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One Voice: Upheaval in the Government

While the Joint Committee had been chugging along, tumultuous political events had been taking place, not over health especially, but with serious ramifications for the health system and the medical profession. After the period 1941 to 1943, during which governments came and fell, John Curtin had succeeded Mr Menzies after a general election campaign in which a national health system provided free at point of delivery by salaried doctors was formally and specifically included in Labor’s election policy. Senator James Fraser, who had become Minister for Health, emphasised the point (inflaming the BMA, its members and doctors generally) by going out of his way to confirm that doctors would staff a salaried medical service in the new system.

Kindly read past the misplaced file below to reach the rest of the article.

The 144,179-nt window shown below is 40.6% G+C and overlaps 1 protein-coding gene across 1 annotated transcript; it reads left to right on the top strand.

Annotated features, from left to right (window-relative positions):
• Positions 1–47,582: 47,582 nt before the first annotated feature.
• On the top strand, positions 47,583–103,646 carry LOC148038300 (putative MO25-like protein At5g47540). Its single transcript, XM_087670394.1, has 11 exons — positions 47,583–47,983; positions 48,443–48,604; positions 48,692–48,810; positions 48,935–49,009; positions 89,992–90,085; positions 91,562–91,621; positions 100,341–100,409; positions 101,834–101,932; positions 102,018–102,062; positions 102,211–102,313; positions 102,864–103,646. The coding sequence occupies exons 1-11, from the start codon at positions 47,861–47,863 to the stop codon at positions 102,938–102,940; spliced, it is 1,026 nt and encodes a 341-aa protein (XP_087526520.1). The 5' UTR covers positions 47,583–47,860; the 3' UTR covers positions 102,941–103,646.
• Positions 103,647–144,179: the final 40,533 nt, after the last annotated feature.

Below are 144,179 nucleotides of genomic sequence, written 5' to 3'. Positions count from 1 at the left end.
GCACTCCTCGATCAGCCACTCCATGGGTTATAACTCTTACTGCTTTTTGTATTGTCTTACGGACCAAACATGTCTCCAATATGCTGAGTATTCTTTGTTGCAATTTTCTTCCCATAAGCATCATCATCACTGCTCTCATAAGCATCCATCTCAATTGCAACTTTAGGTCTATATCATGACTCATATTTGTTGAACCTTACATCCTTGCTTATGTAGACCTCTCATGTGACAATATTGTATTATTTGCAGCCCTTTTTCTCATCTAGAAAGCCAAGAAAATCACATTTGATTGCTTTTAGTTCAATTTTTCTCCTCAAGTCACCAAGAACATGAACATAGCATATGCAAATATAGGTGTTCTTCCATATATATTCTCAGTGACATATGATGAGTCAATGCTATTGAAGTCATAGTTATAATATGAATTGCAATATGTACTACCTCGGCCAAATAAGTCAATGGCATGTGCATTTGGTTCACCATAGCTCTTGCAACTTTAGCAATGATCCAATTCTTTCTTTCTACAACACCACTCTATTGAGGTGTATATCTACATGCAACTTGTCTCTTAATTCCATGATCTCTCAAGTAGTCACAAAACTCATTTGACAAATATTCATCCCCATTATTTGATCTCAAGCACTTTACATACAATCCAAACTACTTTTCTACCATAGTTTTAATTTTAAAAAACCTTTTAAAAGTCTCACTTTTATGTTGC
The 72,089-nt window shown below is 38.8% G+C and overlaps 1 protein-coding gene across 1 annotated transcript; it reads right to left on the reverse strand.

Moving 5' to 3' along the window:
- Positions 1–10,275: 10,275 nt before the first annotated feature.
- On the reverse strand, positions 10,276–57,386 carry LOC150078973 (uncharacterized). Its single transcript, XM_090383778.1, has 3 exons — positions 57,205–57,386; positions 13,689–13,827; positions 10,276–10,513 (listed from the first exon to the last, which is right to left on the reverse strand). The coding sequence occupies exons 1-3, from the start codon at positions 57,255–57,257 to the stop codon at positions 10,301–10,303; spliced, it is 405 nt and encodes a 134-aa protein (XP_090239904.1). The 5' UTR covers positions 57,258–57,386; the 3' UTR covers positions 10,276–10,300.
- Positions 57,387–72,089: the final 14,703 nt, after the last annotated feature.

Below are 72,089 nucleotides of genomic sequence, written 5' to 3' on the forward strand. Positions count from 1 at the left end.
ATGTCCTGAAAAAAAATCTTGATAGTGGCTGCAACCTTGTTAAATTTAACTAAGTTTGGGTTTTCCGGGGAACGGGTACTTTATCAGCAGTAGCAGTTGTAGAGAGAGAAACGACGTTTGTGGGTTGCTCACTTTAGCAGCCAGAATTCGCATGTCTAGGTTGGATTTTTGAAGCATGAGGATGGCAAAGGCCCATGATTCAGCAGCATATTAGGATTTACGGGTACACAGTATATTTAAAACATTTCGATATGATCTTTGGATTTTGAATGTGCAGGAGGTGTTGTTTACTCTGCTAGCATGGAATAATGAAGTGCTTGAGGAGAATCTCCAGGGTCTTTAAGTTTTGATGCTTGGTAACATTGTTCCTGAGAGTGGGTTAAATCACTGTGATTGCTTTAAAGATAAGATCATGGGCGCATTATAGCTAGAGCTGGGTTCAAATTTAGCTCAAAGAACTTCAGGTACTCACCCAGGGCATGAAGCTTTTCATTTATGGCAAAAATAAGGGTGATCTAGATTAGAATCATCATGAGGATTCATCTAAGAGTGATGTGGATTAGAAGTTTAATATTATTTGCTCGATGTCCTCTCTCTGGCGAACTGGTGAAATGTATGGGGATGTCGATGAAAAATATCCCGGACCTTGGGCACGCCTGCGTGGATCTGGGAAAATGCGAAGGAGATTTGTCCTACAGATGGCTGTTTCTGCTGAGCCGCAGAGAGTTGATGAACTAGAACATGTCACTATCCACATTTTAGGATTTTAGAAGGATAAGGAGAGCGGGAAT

This, as the MJA said at the time, was tantamount to the Government’s saying that “whether you like it or not, we intend to put our ideas into practice and we are training our own men to work for us”. The Government wanted consultation on its national health policy. The BMA refused. Sir Henry Newland, President of Federal Council, labelled the consultation that the Government had in mind as an “indulgence in professional euthanasia”.

So, for the first time since Federation, national government and the medical profession were at absolute loggerheads, two competing forces facing each other with different primary objectives and interests arising from different value systems.

Casualties were not going to be light.